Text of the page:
Lots of garbage, but notice the MMT parts starting to surface.

The Untold Story Of How Clinton’s Budget Destroyed The American Economy

28 Responses

    1. @mike norman,
      Indeed. Reprinting right-wing flapdoodle about how Fannie and Freddie and the Community Reinvestment Act caused the crash, without explicitly debunking those silly claims, is not the way to get across the MMT viewpoint on appropriate fiscal policy.

      Inadvertently or otherwise, the article effectively winds up whitewashing a vast number of dirty hands: the orgy of financial fraud committed by Wall Street elites, the wholesale abandonment of regulatory and supervisory responsibility by George W. Bush’s administration, and the blinkered complacency of Alan Greenspan and Ben Bernanke at the Fed.

    2. Well obviously Fannie and Freddie weren’t the cause of the crisis, but citing them could actually help draw right-leaning people into the modern money movement. Afterall, if it came off as a left-wing Krugman style piece, they would just ignore it.

    3. @mike norman,
      Weren’t mortgage backed securities at the root of the 08 meltdown? It seems to me that multiple administrations (not a single president) was responsible, in the sense that they were pressuring banks to make loans to unqualified lenders, while simultaneously giving up oversight.

      1. they melted as far down as they did largely because sales collapsed/unemployment spiked.
        also a total failure of govt, in this case failure to support agg demand

      2. @WARREN MOSLER,
        So then lending to unqualified parties is all right except that the deficit wasn’t large enough toe supp agg demand. I can accept that. Of course the parties most responsible for pushing the loans were also the ones pushing for a reduction in the deficit circa 2006.

      3. by and large it was stockholders of the institutions in question who took the losses.
        and when the financial crisis caused sales to drop a full payroll tax holiday would have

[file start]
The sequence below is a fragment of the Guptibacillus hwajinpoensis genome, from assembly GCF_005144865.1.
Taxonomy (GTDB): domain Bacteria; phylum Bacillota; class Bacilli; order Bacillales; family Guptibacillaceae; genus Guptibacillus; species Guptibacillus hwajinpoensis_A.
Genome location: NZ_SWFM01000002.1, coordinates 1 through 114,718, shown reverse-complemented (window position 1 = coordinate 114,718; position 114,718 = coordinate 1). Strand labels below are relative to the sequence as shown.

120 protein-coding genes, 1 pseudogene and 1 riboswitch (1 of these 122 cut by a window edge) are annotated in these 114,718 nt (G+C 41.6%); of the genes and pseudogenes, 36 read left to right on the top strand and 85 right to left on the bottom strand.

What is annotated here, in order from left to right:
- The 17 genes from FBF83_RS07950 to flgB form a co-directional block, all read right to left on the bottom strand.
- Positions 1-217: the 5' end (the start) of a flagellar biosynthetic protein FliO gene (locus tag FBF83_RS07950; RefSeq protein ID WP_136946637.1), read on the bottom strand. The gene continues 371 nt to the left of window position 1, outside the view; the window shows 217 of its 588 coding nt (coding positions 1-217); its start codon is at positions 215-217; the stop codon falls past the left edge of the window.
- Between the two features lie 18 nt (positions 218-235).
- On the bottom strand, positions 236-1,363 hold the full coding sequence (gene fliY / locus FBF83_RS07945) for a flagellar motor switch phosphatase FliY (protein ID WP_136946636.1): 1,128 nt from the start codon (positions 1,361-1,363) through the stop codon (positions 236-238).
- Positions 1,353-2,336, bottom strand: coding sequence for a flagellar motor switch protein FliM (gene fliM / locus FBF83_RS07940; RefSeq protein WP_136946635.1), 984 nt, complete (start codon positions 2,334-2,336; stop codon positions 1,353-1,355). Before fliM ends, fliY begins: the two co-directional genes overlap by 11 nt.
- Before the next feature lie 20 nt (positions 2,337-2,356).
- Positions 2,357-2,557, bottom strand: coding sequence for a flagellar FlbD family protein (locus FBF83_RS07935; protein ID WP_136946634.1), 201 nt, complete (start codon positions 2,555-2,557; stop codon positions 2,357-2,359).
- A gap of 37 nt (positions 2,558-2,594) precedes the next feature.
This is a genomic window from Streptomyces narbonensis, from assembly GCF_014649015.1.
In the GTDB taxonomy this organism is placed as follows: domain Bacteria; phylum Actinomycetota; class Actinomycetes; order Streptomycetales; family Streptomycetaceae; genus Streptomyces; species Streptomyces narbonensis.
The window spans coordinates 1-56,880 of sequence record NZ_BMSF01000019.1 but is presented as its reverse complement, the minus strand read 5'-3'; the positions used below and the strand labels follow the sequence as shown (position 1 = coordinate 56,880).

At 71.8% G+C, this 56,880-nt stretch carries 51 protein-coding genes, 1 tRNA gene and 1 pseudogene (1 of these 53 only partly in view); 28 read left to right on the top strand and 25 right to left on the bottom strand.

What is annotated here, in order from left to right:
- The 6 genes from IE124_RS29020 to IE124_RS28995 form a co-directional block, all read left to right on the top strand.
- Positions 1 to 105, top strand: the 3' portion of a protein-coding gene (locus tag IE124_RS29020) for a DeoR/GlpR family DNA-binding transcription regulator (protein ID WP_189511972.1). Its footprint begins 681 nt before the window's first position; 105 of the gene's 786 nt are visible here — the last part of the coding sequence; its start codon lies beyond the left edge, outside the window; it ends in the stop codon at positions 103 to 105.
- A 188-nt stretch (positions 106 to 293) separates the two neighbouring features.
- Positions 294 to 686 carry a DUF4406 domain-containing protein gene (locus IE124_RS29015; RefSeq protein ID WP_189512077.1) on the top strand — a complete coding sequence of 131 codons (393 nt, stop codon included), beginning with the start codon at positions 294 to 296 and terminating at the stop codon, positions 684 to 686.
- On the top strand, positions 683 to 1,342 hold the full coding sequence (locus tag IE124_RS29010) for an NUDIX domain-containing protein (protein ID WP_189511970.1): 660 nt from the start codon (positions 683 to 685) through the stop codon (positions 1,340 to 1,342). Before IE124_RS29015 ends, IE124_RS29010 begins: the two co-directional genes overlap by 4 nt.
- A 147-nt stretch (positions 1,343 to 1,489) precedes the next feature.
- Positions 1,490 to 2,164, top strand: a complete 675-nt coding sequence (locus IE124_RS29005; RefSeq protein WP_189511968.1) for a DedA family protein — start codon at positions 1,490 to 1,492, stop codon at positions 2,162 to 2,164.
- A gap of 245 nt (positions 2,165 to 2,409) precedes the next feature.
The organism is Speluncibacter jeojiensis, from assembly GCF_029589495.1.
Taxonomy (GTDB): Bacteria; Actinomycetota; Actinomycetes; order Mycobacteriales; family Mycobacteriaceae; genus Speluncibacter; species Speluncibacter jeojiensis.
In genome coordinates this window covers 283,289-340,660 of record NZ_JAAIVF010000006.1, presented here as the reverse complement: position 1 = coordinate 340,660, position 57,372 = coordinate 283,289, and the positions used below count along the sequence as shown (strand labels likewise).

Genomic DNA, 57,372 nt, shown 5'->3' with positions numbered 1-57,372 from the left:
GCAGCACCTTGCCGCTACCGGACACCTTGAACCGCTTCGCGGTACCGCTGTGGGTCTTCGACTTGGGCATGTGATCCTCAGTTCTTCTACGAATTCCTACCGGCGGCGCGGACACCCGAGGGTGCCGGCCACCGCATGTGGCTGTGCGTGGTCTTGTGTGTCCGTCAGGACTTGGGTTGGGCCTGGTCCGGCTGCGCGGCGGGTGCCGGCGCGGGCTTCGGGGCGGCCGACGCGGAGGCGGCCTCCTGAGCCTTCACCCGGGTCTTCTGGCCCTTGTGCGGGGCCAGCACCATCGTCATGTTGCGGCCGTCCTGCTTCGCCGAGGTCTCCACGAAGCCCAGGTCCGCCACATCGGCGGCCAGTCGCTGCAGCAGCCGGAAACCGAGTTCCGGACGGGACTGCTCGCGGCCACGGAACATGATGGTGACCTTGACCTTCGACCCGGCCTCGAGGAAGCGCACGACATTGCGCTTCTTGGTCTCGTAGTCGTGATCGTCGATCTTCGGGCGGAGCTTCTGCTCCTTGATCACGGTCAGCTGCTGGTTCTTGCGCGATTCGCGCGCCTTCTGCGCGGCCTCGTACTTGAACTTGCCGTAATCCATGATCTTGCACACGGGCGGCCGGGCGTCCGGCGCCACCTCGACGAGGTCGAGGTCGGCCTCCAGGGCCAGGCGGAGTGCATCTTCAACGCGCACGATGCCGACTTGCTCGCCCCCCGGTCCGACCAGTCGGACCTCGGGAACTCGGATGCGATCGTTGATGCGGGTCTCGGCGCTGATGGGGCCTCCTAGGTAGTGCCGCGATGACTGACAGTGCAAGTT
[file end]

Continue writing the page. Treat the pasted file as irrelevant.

allowed people working for a living to be able to buy the goods and services of their choice
        and make their mortgage payments if they wanted to. Business would have winners and losers based
        on consumer choice.

        what’s wrong with that?

      4. @WARREN MOSLER, You don’t waste words. Your comments are clear, short and informative. You’d own twitter. Which is less trivial than it sounds.

        Twitter isn’t a replacement for other channels of communication but a legitimate add-on leveraged successfully by a lot of people to broaden the reach of their communications and to engage with each other in less formal, neutral territory.

        Just sayin’…

      5. @WARREN MOSLER,
        Nothing wrong with that at all. Just imagine if that’s how it had played out.
        But as an aside, do you see no downside to lending money to those unqualified? I’ve always seen that as mostly a disservice to the borrower.

      6. @WARREN MOSLER,

        @Vincent:

        “isn’t that bad for the borrower?”

        You’re conflating other bad decisions the borrower makes with the original decision to borrow, e.g. blowing their windfall on cars and vacations.

        True predatory lending is where the lender embeds hidden costs in the loan contract which the borrower is too unsophisticated to detect or understand. I think that was very rare during the housing bubble, and to the extent it happened, it is pretty easy for borrowers to have those predatory provisions modified or rescinded.

        Lending people more money than they need or deserve is merely giving them an option. What they do with it is up to them.

  1. Senator Ron Paul has introduced the Federal Reserve Transparency Act of 2012 ( HR459)

    If you MMT people believe what you are promoting then you would all back Ron Paul’s audit The Fed act so Americans can see exactly how the Federal Reserve works.

    Of course, Mosler will be proven results but the conclusion will be different.

  2. Remember Fannie and Freddie were for-profit publicly traded companies. How much of their influence was due to making profits?

      1. @WARREN MOSLER,

        I disagree, most of your comments, even cryptic, would make excellent tweets. but that’s just me.

        Used cleverly Tweeter is a great platform to spread ideas

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